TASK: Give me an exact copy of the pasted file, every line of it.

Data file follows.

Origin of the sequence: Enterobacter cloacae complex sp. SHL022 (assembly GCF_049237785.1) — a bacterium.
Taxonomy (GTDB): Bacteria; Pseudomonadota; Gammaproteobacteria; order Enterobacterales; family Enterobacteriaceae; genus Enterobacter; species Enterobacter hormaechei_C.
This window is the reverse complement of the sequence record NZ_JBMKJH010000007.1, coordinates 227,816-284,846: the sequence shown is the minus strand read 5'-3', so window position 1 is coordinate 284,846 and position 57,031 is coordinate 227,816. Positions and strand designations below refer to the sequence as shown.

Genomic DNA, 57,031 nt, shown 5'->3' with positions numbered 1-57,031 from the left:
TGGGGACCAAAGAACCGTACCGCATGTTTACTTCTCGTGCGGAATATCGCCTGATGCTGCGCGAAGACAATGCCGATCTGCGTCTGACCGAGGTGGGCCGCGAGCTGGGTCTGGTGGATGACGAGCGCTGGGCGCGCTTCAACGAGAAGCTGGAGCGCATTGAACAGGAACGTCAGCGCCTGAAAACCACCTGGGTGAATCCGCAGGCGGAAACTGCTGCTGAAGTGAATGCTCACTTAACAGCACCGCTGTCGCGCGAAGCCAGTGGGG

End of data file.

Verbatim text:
Origin of the sequence: Enterobacter cloacae complex sp. SHL022 (assembly GCF_049237785.1) — a bacterium.
Taxonomy (GTDB): Bacteria; Pseudomonadota; Gammaproteobacteria; order Enterobacterales; family Enterobacteriaceae; genus Enterobacter; species Enterobacter hormaechei_C.
This window is the reverse complement of the sequence record NZ_JBMKJH010000007.1, coordinates 227,816-284,846: the sequence shown is the minus strand read 5'-3', so window position 1 is coordinate 284,846 and position 57,031 is coordinate 227,816. Positions and strand designations below refer to the sequence as shown.

Genomic DNA, 57,031 nt, shown 5'->3' with positions numbered 1-57,031 from the left:
TGGGGACCAAAGAACCGTACCGCATGTTTACTTCTCGTGCGGAATATCGCCTGATGCTGCGCGAAGACAATGCCGATCTGCGTCTGACCGAGGTGGGCCGCGAGCTGGGTCTGGTGGATGACGAGCGCTGGGCGCGCTTCAACGAGAAGCTGGAGCGCATTGAACAGGAACGTCAGCGCCTGAAAACCACCTGGGTGAATCCGCAGGCGGAAACTGCTGCTGAAGTGAATGCTCACTTAACAGCACCGCTGTCGCGCGAAGCCAGTGGGG